All of Westland Avenue is a debris field
like that of the Titanic, belongings
scattered, exploding out of doorways.
Cradling my afternoon brew in its waffled
sleeve, I dodge boxes crammed with housewares
new and scavenged, lids and handles,
spindly halogen floor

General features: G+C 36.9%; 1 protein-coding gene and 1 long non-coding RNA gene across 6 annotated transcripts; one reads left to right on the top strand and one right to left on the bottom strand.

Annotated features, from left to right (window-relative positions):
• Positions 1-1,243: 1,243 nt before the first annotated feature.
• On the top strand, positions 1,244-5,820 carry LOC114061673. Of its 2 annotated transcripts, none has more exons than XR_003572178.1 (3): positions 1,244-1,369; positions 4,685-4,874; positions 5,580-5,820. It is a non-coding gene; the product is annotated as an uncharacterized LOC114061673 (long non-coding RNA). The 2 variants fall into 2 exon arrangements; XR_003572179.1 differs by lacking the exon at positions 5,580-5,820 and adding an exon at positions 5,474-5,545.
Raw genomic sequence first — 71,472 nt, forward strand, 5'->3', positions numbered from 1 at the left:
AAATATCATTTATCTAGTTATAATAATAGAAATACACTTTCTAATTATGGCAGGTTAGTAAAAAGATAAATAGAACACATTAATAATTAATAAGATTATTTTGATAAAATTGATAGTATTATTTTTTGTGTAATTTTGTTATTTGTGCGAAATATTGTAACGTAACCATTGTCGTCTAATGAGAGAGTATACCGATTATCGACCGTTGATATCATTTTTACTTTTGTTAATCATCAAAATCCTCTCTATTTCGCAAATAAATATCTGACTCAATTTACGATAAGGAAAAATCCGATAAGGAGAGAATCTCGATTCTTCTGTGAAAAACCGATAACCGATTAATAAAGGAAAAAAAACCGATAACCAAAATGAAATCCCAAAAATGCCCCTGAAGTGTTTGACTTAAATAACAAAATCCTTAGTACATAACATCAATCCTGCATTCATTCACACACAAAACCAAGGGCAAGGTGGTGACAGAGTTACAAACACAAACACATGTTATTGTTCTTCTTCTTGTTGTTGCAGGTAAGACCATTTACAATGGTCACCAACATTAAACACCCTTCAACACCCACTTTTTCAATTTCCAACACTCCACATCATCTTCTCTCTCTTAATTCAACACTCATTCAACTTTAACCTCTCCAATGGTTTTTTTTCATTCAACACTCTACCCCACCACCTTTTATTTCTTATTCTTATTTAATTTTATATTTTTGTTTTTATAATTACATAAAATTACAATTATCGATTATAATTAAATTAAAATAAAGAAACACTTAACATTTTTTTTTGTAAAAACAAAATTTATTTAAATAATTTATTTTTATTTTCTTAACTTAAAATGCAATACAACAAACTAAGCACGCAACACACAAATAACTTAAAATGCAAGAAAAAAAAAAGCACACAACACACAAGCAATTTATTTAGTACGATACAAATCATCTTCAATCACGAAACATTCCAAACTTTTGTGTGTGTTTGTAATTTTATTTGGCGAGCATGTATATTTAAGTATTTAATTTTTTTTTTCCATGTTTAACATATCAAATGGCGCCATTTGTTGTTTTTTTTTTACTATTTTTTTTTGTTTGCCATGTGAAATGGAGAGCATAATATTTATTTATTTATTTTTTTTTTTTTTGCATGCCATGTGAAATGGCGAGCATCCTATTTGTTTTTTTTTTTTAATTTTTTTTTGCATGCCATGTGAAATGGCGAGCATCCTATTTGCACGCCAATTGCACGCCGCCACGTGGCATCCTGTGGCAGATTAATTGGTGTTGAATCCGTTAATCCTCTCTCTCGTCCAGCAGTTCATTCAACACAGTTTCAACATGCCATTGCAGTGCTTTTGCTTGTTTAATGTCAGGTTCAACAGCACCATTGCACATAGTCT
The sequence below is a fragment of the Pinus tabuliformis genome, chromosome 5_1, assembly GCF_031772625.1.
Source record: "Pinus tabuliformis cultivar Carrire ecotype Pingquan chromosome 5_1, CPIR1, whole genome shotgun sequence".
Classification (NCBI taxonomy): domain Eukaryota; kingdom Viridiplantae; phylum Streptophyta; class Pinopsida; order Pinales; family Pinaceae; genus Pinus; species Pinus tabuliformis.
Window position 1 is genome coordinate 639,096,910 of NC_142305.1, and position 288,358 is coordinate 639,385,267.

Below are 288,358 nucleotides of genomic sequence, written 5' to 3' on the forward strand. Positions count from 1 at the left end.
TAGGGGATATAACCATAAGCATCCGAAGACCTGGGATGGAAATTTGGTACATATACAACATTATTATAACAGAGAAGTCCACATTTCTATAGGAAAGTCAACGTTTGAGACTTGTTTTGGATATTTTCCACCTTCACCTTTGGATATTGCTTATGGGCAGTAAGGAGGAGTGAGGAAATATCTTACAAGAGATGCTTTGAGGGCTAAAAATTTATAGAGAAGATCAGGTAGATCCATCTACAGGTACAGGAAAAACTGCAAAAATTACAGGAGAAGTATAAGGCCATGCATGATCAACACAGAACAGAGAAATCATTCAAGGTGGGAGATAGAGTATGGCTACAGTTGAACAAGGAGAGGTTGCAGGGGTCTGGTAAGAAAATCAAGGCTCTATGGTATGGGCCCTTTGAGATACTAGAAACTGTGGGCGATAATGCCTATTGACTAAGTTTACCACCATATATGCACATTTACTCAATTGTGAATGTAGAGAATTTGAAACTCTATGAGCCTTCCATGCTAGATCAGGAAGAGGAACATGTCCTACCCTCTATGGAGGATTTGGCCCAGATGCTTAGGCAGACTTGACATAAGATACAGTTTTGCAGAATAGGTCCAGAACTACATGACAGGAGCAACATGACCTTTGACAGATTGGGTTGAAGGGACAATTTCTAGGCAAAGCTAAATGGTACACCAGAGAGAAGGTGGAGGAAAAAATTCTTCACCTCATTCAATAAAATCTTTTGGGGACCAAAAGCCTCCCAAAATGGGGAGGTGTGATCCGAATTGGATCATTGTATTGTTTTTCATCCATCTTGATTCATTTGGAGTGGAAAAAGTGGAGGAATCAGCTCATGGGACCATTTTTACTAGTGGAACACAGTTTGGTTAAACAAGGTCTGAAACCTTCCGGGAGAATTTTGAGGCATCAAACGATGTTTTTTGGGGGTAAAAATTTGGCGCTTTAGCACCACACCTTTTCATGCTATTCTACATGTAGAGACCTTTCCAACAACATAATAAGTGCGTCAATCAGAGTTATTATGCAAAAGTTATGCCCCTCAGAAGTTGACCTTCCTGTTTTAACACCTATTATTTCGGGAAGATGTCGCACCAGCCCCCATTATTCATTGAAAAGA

fans, splintery chunks of
So many mattresses.
You cannot know how many mattresses
propped up against fences
and phone poles,
over each bean sídhe,
keening and fretting
as they paw through the boxes trying
to locate Tylenol.
We, the settled, tend
to forget this
day except when
it slows our pace, halts
our progress, leaves
us stranded somewhere
A and B, somewhere
like Westland Avenue.